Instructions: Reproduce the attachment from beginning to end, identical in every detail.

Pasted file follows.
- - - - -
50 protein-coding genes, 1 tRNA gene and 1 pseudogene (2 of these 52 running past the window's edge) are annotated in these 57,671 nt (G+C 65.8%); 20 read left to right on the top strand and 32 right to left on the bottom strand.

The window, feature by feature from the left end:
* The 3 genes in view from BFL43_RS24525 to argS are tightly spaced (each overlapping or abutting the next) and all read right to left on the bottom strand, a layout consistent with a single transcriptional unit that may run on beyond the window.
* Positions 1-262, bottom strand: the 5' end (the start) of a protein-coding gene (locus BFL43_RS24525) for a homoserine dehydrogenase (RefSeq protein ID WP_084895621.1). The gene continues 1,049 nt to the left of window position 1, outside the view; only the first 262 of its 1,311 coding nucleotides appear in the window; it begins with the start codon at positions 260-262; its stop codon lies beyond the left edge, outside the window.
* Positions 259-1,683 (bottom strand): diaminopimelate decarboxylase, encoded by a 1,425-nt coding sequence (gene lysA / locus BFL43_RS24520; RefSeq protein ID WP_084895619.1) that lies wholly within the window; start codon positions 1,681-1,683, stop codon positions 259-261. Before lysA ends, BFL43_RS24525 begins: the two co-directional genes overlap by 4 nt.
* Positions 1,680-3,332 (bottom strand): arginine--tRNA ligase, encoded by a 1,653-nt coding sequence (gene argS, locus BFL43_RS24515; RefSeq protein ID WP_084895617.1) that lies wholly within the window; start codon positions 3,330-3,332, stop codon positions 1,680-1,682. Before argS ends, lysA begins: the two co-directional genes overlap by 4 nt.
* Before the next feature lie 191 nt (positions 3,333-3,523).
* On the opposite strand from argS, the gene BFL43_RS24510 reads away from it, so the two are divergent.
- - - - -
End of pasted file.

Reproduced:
50 protein-coding genes, 1 tRNA gene and 1 pseudogene (2 of these 52 running past the window's edge) are annotated in these 57,671 nt (G+C 65.8%); 20 read left to right on the top strand and 32 right to left on the bottom strand.

The window, feature by feature from the left end:
* The 3 genes in view from BFL43_RS24525 to argS are tightly spaced (each overlapping or abutting the next) and all read right to left on the bottom strand, a layout consistent with a single transcriptional unit that may run on beyond the window.
* Positions 1-262, bottom strand: the 5' end (the start) of a protein-coding gene (locus BFL43_RS24525) for a homoserine dehydrogenase (RefSeq protein ID WP_084895621.1). The gene continues 1,049 nt to the left of window position 1, outside the view; only the first 262 of its 1,311 coding nucleotides appear in the window; it begins with the start codon at positions 260-262; its stop codon lies beyond the left edge, outside the window.
* Positions 259-1,683 (bottom strand): diaminopimelate decarboxylase, encoded by a 1,425-nt coding sequence (gene lysA / locus BFL43_RS24520; RefSeq protein ID WP_084895619.1) that lies wholly within the window; start codon positions 1,681-1,683, stop codon positions 259-261. Before lysA ends, BFL43_RS24525 begins: the two co-directional genes overlap by 4 nt.
* Positions 1,680-3,332 (bottom strand): arginine--tRNA ligase, encoded by a 1,653-nt coding sequence (gene argS, locus BFL43_RS24515; RefSeq protein ID WP_084895617.1) that lies wholly within the window; start codon positions 3,330-3,332, stop codon positions 1,680-1,682. Before argS ends, lysA begins: the two co-directional genes overlap by 4 nt.
* Before the next feature lie 191 nt (positions 3,333-3,523).
* On the opposite strand from argS, the gene BFL43_RS24510 reads away from it, so the two are divergent.